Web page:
'Young US intel expert may have passed documents to Wikileaks'
London: A 22-year-old US Army intelligence
analyst, facing a court-martial, appears to be behind the
biggest leak in US military history of classified documents on
the war in Afghanistan that also exposed Pakistan's double-
game in the war-torn country, including its Taliban links.
Bradley Manning, who allegedly boasted online that he
was going to reveal "the truth" about the war in Afghanistan,
is believed to be the main suspect who leaked the information
to Wikileaks, the Telegraph reported.
Manning was arrested in Baghdad in May and charged
earlier this month with multiple counts of mishandling and
leaking classified data, after a computer hacker turned him
in, the paper said.
Wikileaks, the website known for publishing secret
government documents, has exposed Pakistani ISI's links with
Afghan insurgents and Taliban, undermining US-led efforts to
stabilise the war-torn nation. With over 90,000 US military
documents leaked on the website, the expose is considered to
be a huge embarrassment for the US.
During online chats with the hacker, a man thought to be
Manning said he had passed material relating to Afghanistan to
Julian Assange, the founder of the Wikileaks website which
leaked more than 92,000 secret documents to select media.
Manning, who is currently awaiting a court martial, is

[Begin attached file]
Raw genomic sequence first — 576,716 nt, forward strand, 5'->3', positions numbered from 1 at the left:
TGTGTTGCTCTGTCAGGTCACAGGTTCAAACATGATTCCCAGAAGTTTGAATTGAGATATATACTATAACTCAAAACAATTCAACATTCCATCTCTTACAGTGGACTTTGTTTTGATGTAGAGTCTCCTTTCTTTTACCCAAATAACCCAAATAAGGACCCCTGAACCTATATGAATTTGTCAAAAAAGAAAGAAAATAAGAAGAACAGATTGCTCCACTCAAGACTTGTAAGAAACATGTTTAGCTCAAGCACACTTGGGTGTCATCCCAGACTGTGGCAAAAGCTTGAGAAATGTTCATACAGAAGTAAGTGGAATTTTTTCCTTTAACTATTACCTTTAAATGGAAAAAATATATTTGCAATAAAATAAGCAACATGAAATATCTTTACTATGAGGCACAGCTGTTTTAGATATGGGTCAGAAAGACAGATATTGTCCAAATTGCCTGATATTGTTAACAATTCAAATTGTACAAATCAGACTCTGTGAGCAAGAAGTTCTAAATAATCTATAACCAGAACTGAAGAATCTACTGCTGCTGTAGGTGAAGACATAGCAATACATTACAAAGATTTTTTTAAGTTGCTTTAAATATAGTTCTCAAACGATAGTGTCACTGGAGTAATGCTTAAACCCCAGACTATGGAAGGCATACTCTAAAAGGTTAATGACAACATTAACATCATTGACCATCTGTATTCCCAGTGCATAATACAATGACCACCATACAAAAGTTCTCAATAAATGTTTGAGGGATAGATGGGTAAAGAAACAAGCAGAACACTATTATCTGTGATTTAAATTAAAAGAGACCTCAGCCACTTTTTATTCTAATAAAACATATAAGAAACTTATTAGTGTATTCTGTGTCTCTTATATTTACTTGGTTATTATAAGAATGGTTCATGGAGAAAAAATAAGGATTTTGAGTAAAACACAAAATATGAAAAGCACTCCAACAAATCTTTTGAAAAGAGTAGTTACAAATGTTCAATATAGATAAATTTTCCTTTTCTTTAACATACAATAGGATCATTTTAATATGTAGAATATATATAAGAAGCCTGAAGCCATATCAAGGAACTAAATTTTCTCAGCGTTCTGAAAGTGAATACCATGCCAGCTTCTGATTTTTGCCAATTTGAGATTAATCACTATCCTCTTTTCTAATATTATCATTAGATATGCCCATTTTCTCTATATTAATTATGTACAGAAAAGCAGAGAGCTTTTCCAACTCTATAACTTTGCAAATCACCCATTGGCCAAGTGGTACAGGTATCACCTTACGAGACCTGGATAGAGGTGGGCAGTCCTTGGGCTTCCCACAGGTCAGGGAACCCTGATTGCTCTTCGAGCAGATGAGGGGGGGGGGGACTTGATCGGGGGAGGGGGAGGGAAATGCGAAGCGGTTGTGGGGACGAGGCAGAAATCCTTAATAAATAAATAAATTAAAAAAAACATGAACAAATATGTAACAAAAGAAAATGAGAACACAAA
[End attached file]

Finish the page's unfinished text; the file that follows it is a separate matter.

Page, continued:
widely assumed to have been the man who passed the documents
to Assange, though investigators believe he must have had
Manning is alleged to be a whistle-blower who used the
online name Bradass87 when he contacted a high-profile
Californian computer hacker, Adrian Lamo, on May 21, the paper
Over the following five days, Bradass87 held a series of
online conversations with Lamo, in which he identified himself
as "an army intelligence analyst, deployed to eastern Baghdad"
with "unprecedented access to classified networks".
He said his job gave him access to two high-security
networks: the Secret Internet Protocol Router Network,
SIPRNET, which carries US diplomatic and military
intelligence; and the Joint Worldwide Intelligence
Communications System, which includes "top secret"
Bradass87 said the networks had enabled him to see
"incredible things, awful things that belong in the public
domain and not on some server stored in a dark room in
Washington DC almost criminal political backdealings the non-
PR version of world events and crises".
He said he had downloaded 260,000 classified or sensitive
State Department cables and transmitted them by computer to
He claimed he copied some of the information on to blank
CDs labelled "Lady Gaga" and hummed along to non-existent
music while he downloaded secret information.
"I want people to see the truth," he added. "It's open
diplomacy it's Climategate with a global scope and
breathtaking depth it's beautiful and horrifying. It's public
data, it belongs in the public domain."
Unknown to Bradass87, Lamo had contacted the US
military two days into the online chat, fearing that the leak
of information would endanger lives.
On May 25, he met Pentagon officials in a branch of
Starbucks and gave them a printout of the online chat. Manning
was arrested the next day at US Forward Operating Base Hammer
near Baghdad, the Telegraph said.
Manning is also suspected of being behind the leak of
a video, distributed by Assange in April, of a 2007 US
helicopter strike in Baghdad which killed a dozen people.
Yesterday, Lamo said he had no doubt Manning was
behind the vast amount of leaked material from Afghanistan,
though he strongly suspected the young analyst from Maryland
could not have acted alone.
"It was not my impression that he had the technical
expertise to carry out some of these actions," he was quoted